To the Editors:
It is with great concern and disquiet that I reread the article titled “Moral Distress of Staff Nurses in a Medical Intensive Care Unit” (November 2005: 523–530).
While acknowledging the limitations postulated by the authors regarding small sample size, I must take issue with the way in which moral distress is presented in terms of critical care nursing’s scope of influence. In the first paragraph of the article, moral distress is defined as “painful feelings and/or psychological disequilibrium . . . in which the ethically right course of action is known but cannot be acted upon” [emphasis added].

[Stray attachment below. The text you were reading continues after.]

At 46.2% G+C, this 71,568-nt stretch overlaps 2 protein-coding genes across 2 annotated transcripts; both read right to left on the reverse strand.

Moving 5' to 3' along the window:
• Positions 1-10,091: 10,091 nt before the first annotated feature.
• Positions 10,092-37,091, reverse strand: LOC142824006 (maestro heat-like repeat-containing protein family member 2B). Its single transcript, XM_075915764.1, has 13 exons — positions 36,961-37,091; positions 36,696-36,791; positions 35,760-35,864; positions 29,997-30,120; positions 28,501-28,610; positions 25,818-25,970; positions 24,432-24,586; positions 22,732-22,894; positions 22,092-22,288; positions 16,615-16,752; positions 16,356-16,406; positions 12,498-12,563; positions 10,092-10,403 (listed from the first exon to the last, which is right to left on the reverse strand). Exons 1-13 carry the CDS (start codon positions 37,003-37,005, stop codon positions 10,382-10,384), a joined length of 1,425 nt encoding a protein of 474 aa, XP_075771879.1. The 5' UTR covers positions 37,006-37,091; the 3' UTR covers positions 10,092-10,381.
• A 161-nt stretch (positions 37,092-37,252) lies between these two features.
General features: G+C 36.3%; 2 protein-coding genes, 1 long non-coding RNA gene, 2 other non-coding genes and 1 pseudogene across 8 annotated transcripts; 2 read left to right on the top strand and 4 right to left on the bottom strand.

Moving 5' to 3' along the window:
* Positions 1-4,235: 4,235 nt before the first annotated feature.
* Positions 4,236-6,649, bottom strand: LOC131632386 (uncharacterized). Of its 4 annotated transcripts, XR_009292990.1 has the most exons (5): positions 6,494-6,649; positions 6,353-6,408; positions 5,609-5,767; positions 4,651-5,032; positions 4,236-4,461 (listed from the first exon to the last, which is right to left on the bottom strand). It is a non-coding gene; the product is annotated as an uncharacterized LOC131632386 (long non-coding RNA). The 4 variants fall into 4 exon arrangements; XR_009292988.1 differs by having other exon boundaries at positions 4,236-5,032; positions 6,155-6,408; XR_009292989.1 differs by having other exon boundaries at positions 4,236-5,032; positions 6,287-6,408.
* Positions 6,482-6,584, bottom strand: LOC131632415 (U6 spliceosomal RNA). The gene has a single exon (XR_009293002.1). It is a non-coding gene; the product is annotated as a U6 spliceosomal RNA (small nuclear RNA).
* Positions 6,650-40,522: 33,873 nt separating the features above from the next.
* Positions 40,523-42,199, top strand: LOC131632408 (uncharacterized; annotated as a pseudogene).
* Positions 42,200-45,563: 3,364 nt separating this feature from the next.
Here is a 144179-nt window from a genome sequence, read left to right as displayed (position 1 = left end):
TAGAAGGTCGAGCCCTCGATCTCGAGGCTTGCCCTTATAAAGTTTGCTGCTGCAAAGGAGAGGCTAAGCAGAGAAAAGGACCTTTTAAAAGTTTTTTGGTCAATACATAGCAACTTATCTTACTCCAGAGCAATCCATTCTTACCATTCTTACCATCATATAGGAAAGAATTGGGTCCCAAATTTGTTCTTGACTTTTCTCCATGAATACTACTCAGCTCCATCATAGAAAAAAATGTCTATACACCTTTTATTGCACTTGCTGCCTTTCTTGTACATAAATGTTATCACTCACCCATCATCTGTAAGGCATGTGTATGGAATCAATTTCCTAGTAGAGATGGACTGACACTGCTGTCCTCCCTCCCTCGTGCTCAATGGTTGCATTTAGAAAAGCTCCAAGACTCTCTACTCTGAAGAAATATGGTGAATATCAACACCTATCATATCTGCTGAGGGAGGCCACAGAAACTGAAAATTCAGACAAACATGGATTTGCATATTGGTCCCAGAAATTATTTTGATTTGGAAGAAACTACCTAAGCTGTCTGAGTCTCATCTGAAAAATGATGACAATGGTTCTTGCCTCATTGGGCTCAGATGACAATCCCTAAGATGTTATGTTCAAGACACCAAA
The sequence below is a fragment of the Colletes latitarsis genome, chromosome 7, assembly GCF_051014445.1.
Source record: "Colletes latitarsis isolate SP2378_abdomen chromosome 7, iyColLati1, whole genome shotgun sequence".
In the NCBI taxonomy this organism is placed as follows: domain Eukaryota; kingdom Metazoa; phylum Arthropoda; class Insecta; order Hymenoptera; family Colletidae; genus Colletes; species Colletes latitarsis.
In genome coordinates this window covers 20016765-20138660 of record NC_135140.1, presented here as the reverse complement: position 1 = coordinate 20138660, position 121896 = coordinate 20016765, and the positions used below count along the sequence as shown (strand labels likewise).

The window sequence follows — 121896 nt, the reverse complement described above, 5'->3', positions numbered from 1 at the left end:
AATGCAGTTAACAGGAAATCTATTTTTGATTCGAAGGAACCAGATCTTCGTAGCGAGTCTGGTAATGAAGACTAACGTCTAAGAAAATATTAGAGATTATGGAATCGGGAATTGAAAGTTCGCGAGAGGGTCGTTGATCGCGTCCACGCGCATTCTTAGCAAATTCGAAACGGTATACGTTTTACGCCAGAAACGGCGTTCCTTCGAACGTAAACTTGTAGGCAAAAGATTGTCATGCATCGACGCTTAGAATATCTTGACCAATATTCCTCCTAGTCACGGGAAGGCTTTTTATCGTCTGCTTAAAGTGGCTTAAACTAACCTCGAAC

It seems to me that we professional nursing staff have a tremendous talent for giving away our power to others in critical situations. This impression, in my opinion, seems to be reinforced as I read further in the article. The top 5 items associated with moral distress all...